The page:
Mika Takishima, 90, is an active fitness trainer. (Provided by Mika Takishima)
Fitness instructor Mika Takishima begins her exercise videos with a smile, raising her clenched fist and exclaiming, “Age is just a number!”
She is 90 years old.
“You stumble on a small step, right? Let’s do some ankle exercise to prevent a fall.”
In one clip, she shows how to move the joints and shoulder blades in a circular motion. In another, she shares a five-minute workout for before bedtime.
Takishima created a stir online after she posted her videos for at-home exercise routines when much of the public was staying indoors due to the novel coronavirus pandemic.
Gaining the nickname Takimika, the trainer began to be featured on TV and in magazines.
She does squats and lifts a barbell loaded with 20 kilograms, and can almost do a full split with her chest touching the floor.
And yet, Takishima only became a trainer three years ago.
She wasn’t always the athletic type, having never taken part in sports club activities when she was a student.
Takishima’s first job was working at a department store, but she became a full-time homemaker after she married.
After her children grew up and left home, Takishima found herself with too much time on her hands. She hated herself when a family member pointed out she was getting fat.
At the age of 65, she joined a Tokyo gym.
Initially, Takishima couldn’t keep up with other members during group lessons.
Left behind, she worked out and danced in the back. She studied how others moved their bodies and learned exercise routines by following their examples.
For all the challenges, “I never imagined there was such a fun place,” she recalled thinking.
Takishima shed 15 kilograms in weight over the following five years. As a leaner Takishima built up her muscles, she found herself able to do more strenuous exercise routines and became obsessed with workouts.
Takishima learned how to swim at the age of 70. She started taking lessons from a personal trainer after she turned 79.
“When your heart moves, your body moves. You’ll get better if you don’t give up,” said her trainer, Tomoharu Nakazawa, 46. “She showed me that those things are true.”
At Nakazawa’s urging, Takishima made her debut as a fitness instructor when she was 87 to teach exercises at gyms and nursing homes for the elderly.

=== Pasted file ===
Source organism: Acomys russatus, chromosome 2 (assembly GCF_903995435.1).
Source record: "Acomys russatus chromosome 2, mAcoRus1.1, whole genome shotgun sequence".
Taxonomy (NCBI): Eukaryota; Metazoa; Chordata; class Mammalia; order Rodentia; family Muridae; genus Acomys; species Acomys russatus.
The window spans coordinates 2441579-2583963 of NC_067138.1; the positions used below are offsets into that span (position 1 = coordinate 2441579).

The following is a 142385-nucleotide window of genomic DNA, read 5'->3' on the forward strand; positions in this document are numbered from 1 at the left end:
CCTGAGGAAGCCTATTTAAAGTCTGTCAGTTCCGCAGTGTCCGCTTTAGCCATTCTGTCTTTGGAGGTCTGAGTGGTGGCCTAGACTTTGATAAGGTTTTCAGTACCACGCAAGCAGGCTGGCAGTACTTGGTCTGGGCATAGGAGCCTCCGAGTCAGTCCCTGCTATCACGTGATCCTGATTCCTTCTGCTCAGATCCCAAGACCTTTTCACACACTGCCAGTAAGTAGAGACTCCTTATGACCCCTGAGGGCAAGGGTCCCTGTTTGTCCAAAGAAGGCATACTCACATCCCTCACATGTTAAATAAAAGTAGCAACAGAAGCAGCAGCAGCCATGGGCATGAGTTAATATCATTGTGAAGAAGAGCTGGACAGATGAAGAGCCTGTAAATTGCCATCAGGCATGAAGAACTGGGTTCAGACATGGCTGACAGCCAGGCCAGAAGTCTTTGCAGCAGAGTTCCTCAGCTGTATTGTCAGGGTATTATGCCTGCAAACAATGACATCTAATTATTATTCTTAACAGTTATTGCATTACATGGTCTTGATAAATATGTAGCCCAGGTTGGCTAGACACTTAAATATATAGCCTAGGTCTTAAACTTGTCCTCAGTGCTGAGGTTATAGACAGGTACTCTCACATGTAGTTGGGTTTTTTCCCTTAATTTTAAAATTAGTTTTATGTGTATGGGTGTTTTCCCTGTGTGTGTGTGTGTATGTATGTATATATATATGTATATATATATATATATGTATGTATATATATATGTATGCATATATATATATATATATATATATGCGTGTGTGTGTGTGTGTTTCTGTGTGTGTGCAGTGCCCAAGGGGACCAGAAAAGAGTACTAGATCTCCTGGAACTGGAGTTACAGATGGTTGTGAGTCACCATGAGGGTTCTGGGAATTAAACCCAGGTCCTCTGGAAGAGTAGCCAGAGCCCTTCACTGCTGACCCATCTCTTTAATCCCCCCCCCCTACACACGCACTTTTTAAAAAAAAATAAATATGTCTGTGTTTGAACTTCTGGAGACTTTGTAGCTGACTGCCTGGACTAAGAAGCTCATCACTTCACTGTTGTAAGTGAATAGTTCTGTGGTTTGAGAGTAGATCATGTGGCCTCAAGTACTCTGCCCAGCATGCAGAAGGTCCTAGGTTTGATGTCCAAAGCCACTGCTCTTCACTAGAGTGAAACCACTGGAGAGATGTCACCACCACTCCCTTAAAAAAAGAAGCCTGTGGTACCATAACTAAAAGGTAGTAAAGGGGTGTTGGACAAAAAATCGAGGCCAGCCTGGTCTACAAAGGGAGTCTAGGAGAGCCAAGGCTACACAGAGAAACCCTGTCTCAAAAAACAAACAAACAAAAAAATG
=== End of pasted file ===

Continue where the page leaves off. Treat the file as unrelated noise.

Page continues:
Takishima fully empathizes with the feelings of seniors who worry about their declining health or are not good at sports. She tells them not to push themselves too hard but never to give up.
Takishima was forced to suspend face-to-face lessons due to the pandemic and started posting her videos for those who had stopped exercising due to stay-at-home lifestyles.
She was contacted by a woman in her 30s who said that she had given up on her life but had second thoughts after watching the videos.
More than ever, Takishima says she is motivated to lift the spirits of people.
She makes it her routine to awake before sunrise to walk for four kilometers and jog for three. Once home, she sits up straight to watch television and walks on her tiptoes when she goes to the bathroom.
The joy in training is the fitness that results, she says.
Takishima does not follow a particular diet regimen. Instead, her emphasis is on a good breakfast with plenty of fermented food and protein such as natto fermented beans, yoghurt, fish, egg and vegetables.
She mainly eats banana for lunch, but enjoys two glasses of red wine and pre-cooked dishes at night. She is passionate about “daifuku” rice cakes stuffed with sweet bean paste.
“Being patient creates stress. I don’t accumulate stress even in the slightest way,” Takishima said, adding that she takes things easy when she doesn’t feel like working out.
She believes that setting detailed goals and making strenuous efforts are the key to making exercise routines a habit.
When asked her current goal, she replied: “I just want to reduce my hip size by one centimeter.”
Takishima is eager to travel overseas to help others get healthier once the pandemic settles down, so she recently started studying English.
Some might say it is too late for a nonagenarian to start learning a foreign language. Perhaps, they ought to think again.